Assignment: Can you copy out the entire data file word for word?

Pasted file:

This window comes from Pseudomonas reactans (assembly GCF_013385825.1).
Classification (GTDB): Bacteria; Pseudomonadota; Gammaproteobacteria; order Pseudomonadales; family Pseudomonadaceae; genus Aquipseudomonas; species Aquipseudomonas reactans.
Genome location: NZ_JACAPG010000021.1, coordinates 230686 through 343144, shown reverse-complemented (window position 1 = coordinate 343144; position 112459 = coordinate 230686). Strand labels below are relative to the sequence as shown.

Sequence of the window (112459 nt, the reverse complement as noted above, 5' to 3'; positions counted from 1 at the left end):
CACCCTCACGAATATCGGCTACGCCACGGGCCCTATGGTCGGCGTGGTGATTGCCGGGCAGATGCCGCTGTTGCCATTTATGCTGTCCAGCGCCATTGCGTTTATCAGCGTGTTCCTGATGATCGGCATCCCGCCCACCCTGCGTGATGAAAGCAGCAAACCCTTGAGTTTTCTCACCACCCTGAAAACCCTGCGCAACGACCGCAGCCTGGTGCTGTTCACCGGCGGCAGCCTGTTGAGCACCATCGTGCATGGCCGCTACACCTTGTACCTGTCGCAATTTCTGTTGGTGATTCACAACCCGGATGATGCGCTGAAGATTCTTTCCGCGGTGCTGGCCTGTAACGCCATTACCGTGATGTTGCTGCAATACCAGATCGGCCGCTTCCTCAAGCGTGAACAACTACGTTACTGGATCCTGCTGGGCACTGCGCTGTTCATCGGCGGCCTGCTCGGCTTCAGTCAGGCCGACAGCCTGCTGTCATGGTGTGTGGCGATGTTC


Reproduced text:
This window comes from Pseudomonas reactans (assembly GCF_013385825.1).
Classification (GTDB): Bacteria; Pseudomonadota; Gammaproteobacteria; order Pseudomonadales; family Pseudomonadaceae; genus Aquipseudomonas; species Aquipseudomonas reactans.
Genome location: NZ_JACAPG010000021.1, coordinates 230686 through 343144, shown reverse-complemented (window position 1 = coordinate 343144; position 112459 = coordinate 230686). Strand labels below are relative to the sequence as shown.

Sequence of the window (112459 nt, the reverse complement as noted above, 5' to 3'; positions counted from 1 at the left end):
CACCCTCACGAATATCGGCTACGCCACGGGCCCTATGGTCGGCGTGGTGATTGCCGGGCAGATGCCGCTGTTGCCATTTATGCTGTCCAGCGCCATTGCGTTTATCAGCGTGTTCCTGATGATCGGCATCCCGCCCACCCTGCGTGATGAAAGCAGCAAACCCTTGAGTTTTCTCACCACCCTGAAAACCCTGCGCAACGACCGCAGCCTGGTGCTGTTCACCGGCGGCAGCCTGTTGAGCACCATCGTGCATGGCCGCTACACCTTGTACCTGTCGCAATTTCTGTTGGTGATTCACAACCCGGATGATGCGCTGAAGATTCTTTCCGCGGTGCTGGCCTGTAACGCCATTACCGTGATGTTGCTGCAATACCAGATCGGCCGCTTCCTCAAGCGTGAACAACTACGTTACTGGATCCTGCTGGGCACTGCGCTGTTCATCGGCGGCCTGCTCGGCTTCAGTCAGGCCGACAGCCTGCTGTCATGGTGTGTGGCGATGTTC